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01.09.2009 | Original Article | Ausgabe 9/2009

European Spine Journal 9/2009

Value of MRI imaging prior to a kyphoplasty for osteoporotic insufficiency fractures

European Spine Journal > Ausgabe 9/2009
Ulrich Josef Albert Spiegl, R. Beisse, S. Hauck, A. Grillhösl, V. Bühren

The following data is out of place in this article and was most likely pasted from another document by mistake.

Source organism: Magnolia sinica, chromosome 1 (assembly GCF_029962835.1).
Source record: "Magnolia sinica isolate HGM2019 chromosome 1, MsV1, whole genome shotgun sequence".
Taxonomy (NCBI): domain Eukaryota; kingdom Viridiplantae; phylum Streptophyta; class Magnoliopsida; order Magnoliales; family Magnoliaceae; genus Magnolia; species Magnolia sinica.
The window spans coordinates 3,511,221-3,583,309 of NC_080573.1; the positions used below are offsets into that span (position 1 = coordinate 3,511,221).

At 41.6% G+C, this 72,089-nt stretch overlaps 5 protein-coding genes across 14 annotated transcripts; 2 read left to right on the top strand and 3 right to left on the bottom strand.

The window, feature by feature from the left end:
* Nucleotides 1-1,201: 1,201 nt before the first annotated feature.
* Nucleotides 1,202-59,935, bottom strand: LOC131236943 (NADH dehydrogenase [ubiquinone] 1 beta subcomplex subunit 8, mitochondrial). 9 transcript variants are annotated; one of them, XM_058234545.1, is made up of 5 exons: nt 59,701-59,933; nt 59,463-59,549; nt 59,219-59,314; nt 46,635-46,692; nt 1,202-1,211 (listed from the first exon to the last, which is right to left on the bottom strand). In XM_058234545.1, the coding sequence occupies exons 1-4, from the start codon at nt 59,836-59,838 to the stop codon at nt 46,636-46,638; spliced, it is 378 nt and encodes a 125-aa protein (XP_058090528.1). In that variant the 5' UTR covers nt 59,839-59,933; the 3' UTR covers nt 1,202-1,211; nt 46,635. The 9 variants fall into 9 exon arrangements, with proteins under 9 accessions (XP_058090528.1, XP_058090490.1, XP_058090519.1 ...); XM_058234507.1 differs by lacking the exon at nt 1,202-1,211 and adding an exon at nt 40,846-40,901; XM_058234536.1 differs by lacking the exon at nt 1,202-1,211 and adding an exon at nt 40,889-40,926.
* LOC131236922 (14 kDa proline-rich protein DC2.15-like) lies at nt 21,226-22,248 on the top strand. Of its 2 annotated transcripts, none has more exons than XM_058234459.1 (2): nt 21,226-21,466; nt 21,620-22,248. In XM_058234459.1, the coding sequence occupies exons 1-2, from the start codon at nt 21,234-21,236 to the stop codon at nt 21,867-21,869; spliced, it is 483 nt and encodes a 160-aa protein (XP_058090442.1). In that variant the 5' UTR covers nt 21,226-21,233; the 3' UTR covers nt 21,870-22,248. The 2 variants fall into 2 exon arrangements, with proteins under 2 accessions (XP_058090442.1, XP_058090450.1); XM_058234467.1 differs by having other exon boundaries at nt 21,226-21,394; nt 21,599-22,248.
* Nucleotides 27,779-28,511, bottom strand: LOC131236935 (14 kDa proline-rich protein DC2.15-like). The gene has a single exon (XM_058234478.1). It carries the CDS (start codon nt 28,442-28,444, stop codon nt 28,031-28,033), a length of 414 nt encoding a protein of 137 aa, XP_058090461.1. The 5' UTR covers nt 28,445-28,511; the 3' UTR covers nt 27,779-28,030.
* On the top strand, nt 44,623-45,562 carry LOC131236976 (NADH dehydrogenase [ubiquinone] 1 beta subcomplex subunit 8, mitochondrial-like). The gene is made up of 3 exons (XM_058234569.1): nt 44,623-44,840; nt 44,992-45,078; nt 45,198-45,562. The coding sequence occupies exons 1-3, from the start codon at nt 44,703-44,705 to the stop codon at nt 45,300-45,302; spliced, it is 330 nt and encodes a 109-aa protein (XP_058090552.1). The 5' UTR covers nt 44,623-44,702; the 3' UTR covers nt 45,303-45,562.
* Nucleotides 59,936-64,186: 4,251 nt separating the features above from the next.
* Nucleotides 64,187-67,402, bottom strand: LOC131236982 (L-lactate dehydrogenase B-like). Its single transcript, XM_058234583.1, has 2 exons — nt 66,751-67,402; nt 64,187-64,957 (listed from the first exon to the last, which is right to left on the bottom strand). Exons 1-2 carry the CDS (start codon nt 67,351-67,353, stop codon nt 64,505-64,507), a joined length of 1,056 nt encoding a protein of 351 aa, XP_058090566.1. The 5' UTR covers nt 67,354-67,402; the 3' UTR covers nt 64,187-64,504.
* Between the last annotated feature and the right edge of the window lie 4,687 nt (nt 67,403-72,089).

Previous studies have shown the safety and effectiveness of balloon kyphoplasty in the treatment of osteoporotic vertebral compression fractures (OVCFs). MRI and particularly the short tau inversion recovery (STIR) sequence are very sensitive for detecting vertebral edema as a result of fresh fractures or micro-fractures. Therefore, it has a great therapeutic relevance in differentiating vertebral deformities seen by conventional X-ray and CT scans. Although an MRI scan is expensive, to my knowledge no study has evaluated the benefits of preoperative MRI in evaluating a therapeutic plan for kyphoplasty. This is a prospective study evaluating the benefit of a preoperative MRI scan regarding changes of kyphoplasty therapy. Twenty-eight patients were included in this study. Twenty-four patients were treated by balloon kyphoplasty, in a total of 40 vertebral bodies. The mean age was 73 years. All patients suffered from OVCFs. As a first step, all patients got a CT scan. The individual therapeutic plan was then defined by the patients’ history, complaints and the results of the CT scan. As far as all criteria for kyphoplasty were fulfilled, an MRI examination including the STIR sequences was performed preoperatively. The number of times a change was made in therapy as a result from the additional information from the MRI was then evaluated. By performing a preoperatively MRI examination, the therapy plan was changed in 16 out of 28 (57%) patients. Eight patients underwent additional levels of kyphoplasty at the same procedure. In five patients, lesions were found to be old fractures and therefore were not treated operatively. Two of these patients received no kyphoplasty at all. Another patient only a part of the originally intended levels was treated. The other two cases received a kyphoplasty at different vertebral levels, as these vertebral bodies showed signs of an acute fracture in the MRI scan. Additionally, an incidental diagnosis of carcinoma of the kidney was made in two patients. Kyphoplasty was deferred and they were referred for further evaluation. One patient was found to have an aortic aneurysm. Kyphoplasty was performed and after that the patient was referred in order to treat the aneurysm. This study confirms the diagnostic benefits of an MRI scan before performing a kyphoplasty. For 16 out of 28 patients, the therapeutic plan was changed because of the information obtained by preoperative MRI. Preoperative MRI helped to generate the correct surgical strategy, by demonstrating the correct location of injury and by detecting concomitant diseases.

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